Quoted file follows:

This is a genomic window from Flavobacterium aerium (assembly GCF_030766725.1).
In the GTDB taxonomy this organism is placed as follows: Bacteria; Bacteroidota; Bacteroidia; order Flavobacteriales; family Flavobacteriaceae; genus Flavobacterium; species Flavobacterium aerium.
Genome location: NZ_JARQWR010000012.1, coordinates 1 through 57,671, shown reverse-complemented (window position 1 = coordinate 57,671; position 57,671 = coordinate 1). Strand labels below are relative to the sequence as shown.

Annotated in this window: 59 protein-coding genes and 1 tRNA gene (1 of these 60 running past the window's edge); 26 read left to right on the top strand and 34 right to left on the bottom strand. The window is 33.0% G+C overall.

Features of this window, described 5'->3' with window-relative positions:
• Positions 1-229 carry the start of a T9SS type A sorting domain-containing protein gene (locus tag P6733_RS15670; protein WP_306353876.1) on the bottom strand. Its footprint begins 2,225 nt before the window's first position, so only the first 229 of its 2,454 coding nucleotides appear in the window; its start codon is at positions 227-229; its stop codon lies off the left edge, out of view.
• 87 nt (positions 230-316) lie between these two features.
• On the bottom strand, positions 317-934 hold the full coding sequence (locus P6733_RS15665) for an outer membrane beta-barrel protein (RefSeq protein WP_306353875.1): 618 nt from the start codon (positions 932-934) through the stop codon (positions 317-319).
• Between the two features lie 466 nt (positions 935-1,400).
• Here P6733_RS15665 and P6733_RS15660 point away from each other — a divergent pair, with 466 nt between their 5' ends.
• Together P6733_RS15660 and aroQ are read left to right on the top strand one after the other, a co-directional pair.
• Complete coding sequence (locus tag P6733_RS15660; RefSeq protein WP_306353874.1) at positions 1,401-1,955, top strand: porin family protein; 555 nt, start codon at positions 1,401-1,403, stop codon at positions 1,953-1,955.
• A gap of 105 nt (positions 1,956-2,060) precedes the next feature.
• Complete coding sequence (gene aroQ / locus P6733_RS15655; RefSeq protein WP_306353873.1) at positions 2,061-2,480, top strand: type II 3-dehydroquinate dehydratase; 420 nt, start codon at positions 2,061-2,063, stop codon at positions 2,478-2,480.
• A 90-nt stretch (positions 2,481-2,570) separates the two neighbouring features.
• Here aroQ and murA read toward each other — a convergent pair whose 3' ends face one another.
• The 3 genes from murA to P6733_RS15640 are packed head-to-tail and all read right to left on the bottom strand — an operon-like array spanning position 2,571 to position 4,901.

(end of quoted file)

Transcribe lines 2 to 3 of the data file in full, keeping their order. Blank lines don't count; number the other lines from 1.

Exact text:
In the GTDB taxonomy this organism is placed as follows: Bacteria; Bacteroidota; Bacteroidia; order Flavobacteriales; family Flavobacteriaceae; genus Flavobacterium; species Flavobacterium aerium.
Genome location: NZ_JARQWR010000012.1, coordinates 1 through 57,671, shown reverse-complemented (window position 1 = coordinate 57,671; position 57,671 = coordinate 1). Strand labels below are relative to the sequence as shown.